World Statistics Day 2020: All You Need to Know
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The theme this year for World Statistics Day is ‘connecting the world with data we can trust.’ The idea is to talk about the significance of trust and innovation in the national statistical system.
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- Last Updated: October 20, 2020, 11:58 IST
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Data is the new oil. The lines were first said a decade ago by Clive Humby, a British mathematician and entrepreneur. He tried to emphasise that just like oil, data, if left unrefined is of no better use. Data needs to be analysed for it to become significant and to benefit the people. With time, the words of Clive are becoming more and more relevant.
Today is World Statistics Day, an occasion which gives us the opportunity to recognise the importance of statistics for the progress of the world. It was announced by the Statistics Division of the Department of Economic and Social Affairs, United Nations in September 2010. It is celebrated every five years. The first World Statistics Day was celebrated on October 20, 2010.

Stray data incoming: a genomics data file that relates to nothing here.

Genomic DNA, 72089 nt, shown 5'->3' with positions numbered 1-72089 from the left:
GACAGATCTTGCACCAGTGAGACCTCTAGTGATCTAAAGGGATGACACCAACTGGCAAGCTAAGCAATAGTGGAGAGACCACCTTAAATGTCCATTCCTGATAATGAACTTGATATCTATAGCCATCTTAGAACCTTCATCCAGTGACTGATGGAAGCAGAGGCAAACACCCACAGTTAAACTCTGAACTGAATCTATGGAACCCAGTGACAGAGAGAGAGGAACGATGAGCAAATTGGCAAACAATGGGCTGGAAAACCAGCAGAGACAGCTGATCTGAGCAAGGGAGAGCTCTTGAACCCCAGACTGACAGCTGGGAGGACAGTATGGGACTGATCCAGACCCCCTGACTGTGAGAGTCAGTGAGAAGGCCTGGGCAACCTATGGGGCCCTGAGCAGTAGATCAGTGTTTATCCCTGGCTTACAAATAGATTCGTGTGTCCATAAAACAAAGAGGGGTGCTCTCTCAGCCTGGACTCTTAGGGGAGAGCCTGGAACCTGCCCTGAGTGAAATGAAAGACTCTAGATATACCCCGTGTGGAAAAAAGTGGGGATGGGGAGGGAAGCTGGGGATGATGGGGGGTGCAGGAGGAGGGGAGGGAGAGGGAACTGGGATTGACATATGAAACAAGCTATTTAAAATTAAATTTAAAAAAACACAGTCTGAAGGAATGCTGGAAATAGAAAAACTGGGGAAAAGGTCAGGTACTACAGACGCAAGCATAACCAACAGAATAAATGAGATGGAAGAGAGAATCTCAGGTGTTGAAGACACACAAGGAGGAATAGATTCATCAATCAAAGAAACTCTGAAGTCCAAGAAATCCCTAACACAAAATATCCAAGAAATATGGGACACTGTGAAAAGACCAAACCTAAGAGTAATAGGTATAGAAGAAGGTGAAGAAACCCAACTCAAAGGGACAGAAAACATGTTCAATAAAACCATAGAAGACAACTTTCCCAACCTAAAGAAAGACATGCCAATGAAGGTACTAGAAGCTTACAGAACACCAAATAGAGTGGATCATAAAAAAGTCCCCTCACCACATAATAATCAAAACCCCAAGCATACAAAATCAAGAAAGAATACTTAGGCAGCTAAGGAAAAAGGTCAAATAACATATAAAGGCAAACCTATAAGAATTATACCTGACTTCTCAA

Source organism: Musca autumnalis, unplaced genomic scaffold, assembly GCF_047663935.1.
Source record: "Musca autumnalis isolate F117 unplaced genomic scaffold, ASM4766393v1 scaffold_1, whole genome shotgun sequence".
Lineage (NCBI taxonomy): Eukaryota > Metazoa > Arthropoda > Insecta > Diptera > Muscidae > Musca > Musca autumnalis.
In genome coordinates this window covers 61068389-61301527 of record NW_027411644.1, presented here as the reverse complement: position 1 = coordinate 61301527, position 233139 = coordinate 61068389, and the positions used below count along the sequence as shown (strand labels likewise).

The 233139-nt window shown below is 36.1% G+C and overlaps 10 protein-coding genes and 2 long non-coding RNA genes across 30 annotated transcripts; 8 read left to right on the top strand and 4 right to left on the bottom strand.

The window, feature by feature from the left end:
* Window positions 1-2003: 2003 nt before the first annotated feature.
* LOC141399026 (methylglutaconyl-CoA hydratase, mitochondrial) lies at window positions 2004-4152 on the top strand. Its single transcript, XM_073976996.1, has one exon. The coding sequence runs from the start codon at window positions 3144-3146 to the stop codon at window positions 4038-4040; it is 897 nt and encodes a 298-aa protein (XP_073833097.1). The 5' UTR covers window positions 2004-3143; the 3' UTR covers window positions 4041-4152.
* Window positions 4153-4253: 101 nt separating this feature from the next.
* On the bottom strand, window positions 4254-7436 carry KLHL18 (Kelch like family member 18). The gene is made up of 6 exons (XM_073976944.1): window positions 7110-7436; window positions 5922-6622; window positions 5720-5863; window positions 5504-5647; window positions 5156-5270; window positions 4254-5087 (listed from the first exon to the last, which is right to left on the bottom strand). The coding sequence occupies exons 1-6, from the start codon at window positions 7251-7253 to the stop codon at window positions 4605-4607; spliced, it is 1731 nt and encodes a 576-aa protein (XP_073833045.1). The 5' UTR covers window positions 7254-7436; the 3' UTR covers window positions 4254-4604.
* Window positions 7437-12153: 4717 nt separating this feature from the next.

Celebrating this day for the first time, Paul Cheung, director of the UN Statistics Division had said that they will make this profession and statistical offices, “a vital and valued institution of the world.”
This is the third time that the World Statistics Day is being celebrated around the globe. The theme this year for World Statistics Day is ‘connecting the world with data we can trust.’ The idea is to talk about the significance of trust and innovation in the national statistical system.
It becomes essential to find trustworthy data and analyse it because of the misinformation and data manipulation that we are witnessing in the current times. People should believe that the numbers are authentic in order to take further actions based on those numbers.
Statistical enthusiasts and experts can mark this day by attending online lectures by sharing their experience with data and statistics using the hashtag #StatsDay2020.
Statistics was formally developed in the 19th century to study population and economies. It is considered that the father of modern statistics is Sir Ronald Fisher. He studied population genetics closely and invented experimental designs. Sir Ronald also developed computer algorithms for analysing data. His work became a standard reference point for researchers interested in statistics.